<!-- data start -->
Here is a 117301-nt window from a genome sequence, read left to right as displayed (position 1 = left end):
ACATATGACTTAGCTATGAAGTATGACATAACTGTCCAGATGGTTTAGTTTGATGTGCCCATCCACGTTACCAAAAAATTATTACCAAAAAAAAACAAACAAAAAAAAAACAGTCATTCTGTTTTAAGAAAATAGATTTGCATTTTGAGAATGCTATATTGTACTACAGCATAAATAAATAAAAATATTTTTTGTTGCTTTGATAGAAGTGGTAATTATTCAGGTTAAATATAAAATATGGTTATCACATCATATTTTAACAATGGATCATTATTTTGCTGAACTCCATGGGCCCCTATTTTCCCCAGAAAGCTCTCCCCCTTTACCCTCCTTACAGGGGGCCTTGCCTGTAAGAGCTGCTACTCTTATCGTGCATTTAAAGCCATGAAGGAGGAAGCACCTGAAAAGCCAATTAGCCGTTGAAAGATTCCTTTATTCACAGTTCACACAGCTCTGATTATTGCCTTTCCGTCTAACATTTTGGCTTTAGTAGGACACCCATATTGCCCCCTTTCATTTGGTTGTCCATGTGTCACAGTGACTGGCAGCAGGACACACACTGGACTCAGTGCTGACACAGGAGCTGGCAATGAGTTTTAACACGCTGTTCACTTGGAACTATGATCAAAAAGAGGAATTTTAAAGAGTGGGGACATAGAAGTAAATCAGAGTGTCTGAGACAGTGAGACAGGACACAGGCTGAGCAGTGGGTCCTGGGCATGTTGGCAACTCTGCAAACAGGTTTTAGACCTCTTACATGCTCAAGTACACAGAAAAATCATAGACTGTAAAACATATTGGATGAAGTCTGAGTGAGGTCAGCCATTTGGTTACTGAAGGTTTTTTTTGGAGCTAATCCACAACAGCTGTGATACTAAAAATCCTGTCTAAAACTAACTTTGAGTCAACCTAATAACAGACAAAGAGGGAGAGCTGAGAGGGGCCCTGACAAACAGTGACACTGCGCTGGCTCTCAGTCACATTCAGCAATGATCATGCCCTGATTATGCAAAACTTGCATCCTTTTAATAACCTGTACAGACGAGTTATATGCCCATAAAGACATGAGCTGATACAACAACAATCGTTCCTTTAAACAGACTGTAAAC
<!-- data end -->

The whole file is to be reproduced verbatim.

Here is a 117301-nt window from a genome sequence, read left to right as displayed (position 1 = left end):
ACATATGACTTAGCTATGAAGTATGACATAACTGTCCAGATGGTTTAGTTTGATGTGCCCATCCACGTTACCAAAAAATTATTACCAAAAAAAAACAAACAAAAAAAAAACAGTCATTCTGTTTTAAGAAAATAGATTTGCATTTTGAGAATGCTATATTGTACTACAGCATAAATAAATAAAAATATTTTTTGTTGCTTTGATAGAAGTGGTAATTATTCAGGTTAAATATAAAATATGGTTATCACATCATATTTTAACAATGGATCATTATTTTGCTGAACTCCATGGGCCCCTATTTTCCCCAGAAAGCTCTCCCCCTTTACCCTCCTTACAGGGGGCCTTGCCTGTAAGAGCTGCTACTCTTATCGTGCATTTAAAGCCATGAAGGAGGAAGCACCTGAAAAGCCAATTAGCCGTTGAAAGATTCCTTTATTCACAGTTCACACAGCTCTGATTATTGCCTTTCCGTCTAACATTTTGGCTTTAGTAGGACACCCATATTGCCCCCTTTCATTTGGTTGTCCATGTGTCACAGTGACTGGCAGCAGGACACACACTGGACTCAGTGCTGACACAGGAGCTGGCAATGAGTTTTAACACGCTGTTCACTTGGAACTATGATCAAAAAGAGGAATTTTAAAGAGTGGGGACATAGAAGTAAATCAGAGTGTCTGAGACAGTGAGACAGGACACAGGCTGAGCAGTGGGTCCTGGGCATGTTGGCAACTCTGCAAACAGGTTTTAGACCTCTTACATGCTCAAGTACACAGAAAAATCATAGACTGTAAAACATATTGGATGAAGTCTGAGTGAGGTCAGCCATTTGGTTACTGAAGGTTTTTTTTGGAGCTAATCCACAACAGCTGTGATACTAAAAATCCTGTCTAAAACTAACTTTGAGTCAACCTAATAACAGACAAAGAGGGAGAGCTGAGAGGGGCCCTGACAAACAGTGACACTGCGCTGGCTCTCAGTCACATTCAGCAATGATCATGCCCTGATTATGCAAAACTTGCATCCTTTTAATAACCTGTACAGACGAGTTATATGCCCATAAAGACATGAGCTGATACAACAACAATCGTTCCTTTAAACAGACTGTAAAC